A few years back, my husband wrote an article for the local paper, rating various taco trucks and hole in the wall taquerias around the Rogue Valley. Being a vegetarian, his firsthand experience was strictly set on the veggie burrito at each of these locations. Since this article was written before I ever met my husband, I’ve lucked out and have spent the last five and a half years simply eating already tested, tried, highly rated burritos. That said, when we’re traveling and come across a new taqueria or taco truck, it’s a gambling game. One we both enjoy playing!
If you’re in the Rogue Valley looking for a good veggie burrito, my top three favorites are the Tacos Michoacan food truck in Talent, Tacopancho truck in Medford, and Los Arcos also in Medford. All three locations can be called ahead of time, then picked up for take-out.
But honestly, who can afford to eat out (even from a taco truck) every single day? We love burritos in this house. Seven-year-old Silas brought home a worksheet from his second grade class the other day called “Getting to Know You.” When I looked through his responses, “favorite food” simply stated “BRETO.” If you’ve got any hesitation about what that means, that would be bree-toe, as in burrito. Ask the boy what he wants for dinner and it’s often a toss up of burritos, tuna melts, or pizza.
What I’ve learned is there’s an art to making homemade veggie burritos. The really good ones are all about how the ingredients blend together once they’re wrapped up. If each individual ingredient is tasty on its own, you’re halfway there. My favorite veggie burritos contain beans, rice, cheese, salsa, sour cream (or crema), and avocado. Occasionally it’ll also have one or all of the following: cilantro, chopped tomatoes, lettuce. Let’s break it down by ingredient:
Beans: You can opt for pinto or black, refried or whole. I prefer homemade beans, as it’s another way to impart flavor into the final product. Plus dried beans are cheap and easy to make. Canned beans can be used too, though. Even then I like to drain off the liquid, rinse the beans, and reheat them in vegetable broth laden with fresh herbs and garlic.
Rice: I use long grain white rice. Typically, I’ll sauté 1 cup of rice in 1 tablespoon of oil until it’s toasty and lightly browned. At that point, I’ll add some cumin, coriander, salt, pepper, garlic powder, and oregano. Then I’ll add 2-3 tablespoons of tomato sauce, along with 2 cups No-Chicken broth, then cover and cook the rice until it’s tender (20 or so minutes).
Cheese: One thing I’ve found is that blending a few different kinds of cheeses gives me a variety of taste and consistency. I like to use sharp cheddar for flavor, mozzarella for stickiness and holding things together, and some monterey jack for both of the above reasons.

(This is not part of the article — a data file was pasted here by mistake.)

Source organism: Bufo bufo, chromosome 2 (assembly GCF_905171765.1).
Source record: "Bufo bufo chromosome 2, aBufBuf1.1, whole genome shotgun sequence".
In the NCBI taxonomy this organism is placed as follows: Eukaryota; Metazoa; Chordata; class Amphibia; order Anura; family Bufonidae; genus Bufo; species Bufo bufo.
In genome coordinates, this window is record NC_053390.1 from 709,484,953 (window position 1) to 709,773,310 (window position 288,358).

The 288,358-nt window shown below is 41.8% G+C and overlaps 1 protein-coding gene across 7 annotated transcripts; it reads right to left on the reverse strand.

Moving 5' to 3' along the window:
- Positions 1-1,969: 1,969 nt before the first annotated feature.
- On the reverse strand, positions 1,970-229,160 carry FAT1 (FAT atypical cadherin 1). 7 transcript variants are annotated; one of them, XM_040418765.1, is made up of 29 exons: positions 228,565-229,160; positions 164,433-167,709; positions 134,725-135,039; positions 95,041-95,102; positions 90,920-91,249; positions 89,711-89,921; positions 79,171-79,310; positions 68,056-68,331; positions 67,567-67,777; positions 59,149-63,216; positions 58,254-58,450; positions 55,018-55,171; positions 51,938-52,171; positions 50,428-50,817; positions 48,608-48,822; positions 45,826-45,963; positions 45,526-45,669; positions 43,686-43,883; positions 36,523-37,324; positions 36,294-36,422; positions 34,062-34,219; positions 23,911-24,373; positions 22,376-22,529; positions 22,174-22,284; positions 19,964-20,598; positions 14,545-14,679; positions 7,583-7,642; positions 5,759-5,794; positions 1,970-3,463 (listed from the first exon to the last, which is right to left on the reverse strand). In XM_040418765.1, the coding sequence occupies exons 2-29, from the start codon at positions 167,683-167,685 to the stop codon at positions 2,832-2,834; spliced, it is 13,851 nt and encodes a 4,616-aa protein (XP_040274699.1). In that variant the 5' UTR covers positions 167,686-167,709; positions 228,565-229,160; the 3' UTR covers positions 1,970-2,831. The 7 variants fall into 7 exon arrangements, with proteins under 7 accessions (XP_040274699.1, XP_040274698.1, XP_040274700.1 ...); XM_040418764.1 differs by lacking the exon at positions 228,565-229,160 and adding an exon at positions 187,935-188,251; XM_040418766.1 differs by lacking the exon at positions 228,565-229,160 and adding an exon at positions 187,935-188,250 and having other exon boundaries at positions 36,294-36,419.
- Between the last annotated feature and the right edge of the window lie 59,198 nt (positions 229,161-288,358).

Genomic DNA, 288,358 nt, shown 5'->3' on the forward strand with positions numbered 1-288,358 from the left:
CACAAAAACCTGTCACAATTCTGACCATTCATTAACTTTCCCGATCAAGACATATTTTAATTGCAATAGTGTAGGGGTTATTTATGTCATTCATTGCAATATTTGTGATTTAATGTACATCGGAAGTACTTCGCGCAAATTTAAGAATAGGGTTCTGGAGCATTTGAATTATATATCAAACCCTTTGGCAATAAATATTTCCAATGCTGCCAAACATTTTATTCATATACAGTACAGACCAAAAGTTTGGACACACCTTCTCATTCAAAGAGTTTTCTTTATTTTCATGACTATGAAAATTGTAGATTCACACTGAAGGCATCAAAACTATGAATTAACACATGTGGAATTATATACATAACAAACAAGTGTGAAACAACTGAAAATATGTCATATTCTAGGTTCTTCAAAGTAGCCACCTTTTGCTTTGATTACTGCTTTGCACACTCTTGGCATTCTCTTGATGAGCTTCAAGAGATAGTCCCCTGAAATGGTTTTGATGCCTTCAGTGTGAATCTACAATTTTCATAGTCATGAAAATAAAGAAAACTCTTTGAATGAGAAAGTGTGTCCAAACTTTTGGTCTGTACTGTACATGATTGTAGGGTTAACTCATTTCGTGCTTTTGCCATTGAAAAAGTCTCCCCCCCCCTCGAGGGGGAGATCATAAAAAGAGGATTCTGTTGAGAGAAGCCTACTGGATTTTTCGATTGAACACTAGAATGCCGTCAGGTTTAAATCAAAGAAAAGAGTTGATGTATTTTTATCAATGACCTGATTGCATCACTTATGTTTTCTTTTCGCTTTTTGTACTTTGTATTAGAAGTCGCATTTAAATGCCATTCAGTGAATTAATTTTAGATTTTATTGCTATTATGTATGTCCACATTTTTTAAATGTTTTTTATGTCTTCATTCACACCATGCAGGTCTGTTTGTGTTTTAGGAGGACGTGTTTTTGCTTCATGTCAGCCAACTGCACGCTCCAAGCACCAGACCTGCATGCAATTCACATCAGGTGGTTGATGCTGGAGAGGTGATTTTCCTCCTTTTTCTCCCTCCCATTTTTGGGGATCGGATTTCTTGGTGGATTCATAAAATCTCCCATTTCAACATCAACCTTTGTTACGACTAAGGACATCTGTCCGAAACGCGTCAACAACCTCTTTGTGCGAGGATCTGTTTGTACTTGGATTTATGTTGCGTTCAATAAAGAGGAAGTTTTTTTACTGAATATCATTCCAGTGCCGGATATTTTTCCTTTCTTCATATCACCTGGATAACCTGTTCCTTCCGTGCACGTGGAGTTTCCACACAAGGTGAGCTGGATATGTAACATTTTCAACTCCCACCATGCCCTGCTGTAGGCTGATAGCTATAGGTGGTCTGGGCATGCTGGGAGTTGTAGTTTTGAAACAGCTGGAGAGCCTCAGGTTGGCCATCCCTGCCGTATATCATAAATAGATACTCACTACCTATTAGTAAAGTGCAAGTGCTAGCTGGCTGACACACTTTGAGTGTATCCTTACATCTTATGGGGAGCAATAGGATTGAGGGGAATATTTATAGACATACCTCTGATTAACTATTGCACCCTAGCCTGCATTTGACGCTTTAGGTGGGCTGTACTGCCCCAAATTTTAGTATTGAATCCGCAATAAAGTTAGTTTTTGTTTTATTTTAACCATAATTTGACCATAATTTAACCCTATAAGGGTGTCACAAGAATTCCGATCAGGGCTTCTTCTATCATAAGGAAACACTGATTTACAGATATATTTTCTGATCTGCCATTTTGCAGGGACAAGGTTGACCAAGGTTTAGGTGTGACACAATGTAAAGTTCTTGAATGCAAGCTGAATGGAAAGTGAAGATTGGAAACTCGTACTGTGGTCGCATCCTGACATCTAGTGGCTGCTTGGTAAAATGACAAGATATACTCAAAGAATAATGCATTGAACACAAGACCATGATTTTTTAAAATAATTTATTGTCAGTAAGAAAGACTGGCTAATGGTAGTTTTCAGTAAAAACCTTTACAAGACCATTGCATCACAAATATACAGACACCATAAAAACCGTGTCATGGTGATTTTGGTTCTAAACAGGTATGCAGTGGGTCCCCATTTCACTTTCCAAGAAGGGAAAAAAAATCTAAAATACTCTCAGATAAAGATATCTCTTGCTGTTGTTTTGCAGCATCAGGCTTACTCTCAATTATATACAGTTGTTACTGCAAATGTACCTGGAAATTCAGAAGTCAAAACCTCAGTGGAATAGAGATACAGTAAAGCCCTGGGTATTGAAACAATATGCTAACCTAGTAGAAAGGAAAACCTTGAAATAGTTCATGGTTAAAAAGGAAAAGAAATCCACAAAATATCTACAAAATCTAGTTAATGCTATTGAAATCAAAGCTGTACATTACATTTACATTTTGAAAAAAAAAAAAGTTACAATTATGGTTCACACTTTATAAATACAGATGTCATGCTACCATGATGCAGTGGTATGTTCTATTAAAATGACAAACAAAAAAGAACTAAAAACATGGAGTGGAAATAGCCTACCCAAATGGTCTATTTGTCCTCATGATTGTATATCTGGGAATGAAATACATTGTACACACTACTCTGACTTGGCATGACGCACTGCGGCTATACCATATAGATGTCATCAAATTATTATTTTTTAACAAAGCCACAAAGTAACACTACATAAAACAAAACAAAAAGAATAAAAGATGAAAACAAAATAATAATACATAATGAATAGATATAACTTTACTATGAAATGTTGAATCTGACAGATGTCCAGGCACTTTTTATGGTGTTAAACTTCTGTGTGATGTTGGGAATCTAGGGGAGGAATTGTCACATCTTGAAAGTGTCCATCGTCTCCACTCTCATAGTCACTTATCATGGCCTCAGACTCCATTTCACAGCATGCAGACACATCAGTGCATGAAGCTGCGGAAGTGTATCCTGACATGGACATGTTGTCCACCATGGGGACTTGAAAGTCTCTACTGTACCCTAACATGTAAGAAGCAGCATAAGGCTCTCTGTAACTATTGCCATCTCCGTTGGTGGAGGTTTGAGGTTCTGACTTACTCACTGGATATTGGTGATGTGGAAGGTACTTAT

Salsa: There is so much variety here. You can go for fresh salsa, homemade salsa, chunky salsas, smoother blended versions… The spiciness is entirely up to your preference. I recently discovered Frontera gourmet salsas in our grocery store. Having tried various flavors, my favorites are the chipotle (with roasted tomatillos and garlic), the tomatillo salsa (with roasted serrano chiles and cilantro), the double roasted tomato salsa (with roasted onion and jalapeno), and the guajillo salsa.
Sour cream: This element works so well with the salsa in the final wrapped up burrito. Placed in the right spot, you end up with a creamy, spicy, saucy burrito. It’s magic. More or less. I like light versions, whole fat versions… whatever tickles your fancy.
Avocado: Also creamy and delicious, avocado blends so nicely with everything else in a good veggie burrito!
Cilantro, chopped tomatoes, lettuce: All three of these I say use with caution. You don’t want too much of any of ‘em, but a little of each creates a nice flavor and texture. If you prefer, you can leave all three off of your burrito and you won’t regret it, either! I know that doesn’t sound very helpful, but merely go with what sounds delicious to you!
The tortilla: We recently discovered Don Pancho Homestyle tortillas and I may have dropped the F-bomb in overzealous excitement right in the middle of the grocery store. Around here, often the largest flour tortillas I can find are 10-inches. These Don Pancho tortillas were 14-inches in diameter! That makes for a potentially large burrito! If you can only find 10 or 12 inch wheat or flour tortillas, they’ll work – you’ll just have to stuff them with less filling.
Putting it all together: I like to heat a cast iron griddle to very hot, then place a tortilla on it for about 30 seconds, flip the tortilla, then sprinkle a very generous amount of cheese on the tortilla, leaving about 2-3 inches around the perimeter of the tortilla. Once the cheese has begun to melt, remove from the griddle either to a plate or a large piece of foil. Spoon a generous amount of rice in the center of the tortilla, in a line, again leaving about 3 inches all the way around the tortilla. Spoon a generous amount of beans over the rice, again in a line. Next comes the sour cream and salsa, be generous and place it right on top of the beans. Place your avocado on top of the sour cream and salsa. I like to add another light sprinkling of cheese next, but that isn’t necessary. Add the cilantro, chopped tomatoes, and lettuce if you’re using them.
Turn the tortilla so the line of ingredients is running parallel to you. Fold in the right side of the tortilla, just over the ingredients. Fold in the left side of the tortilla. Now fold the bottom of the tortilla up, over the ingredients and the tucked-in right and left sides. Keep rolling, tightly. Wrap in foil for easier handling, or simply go for it!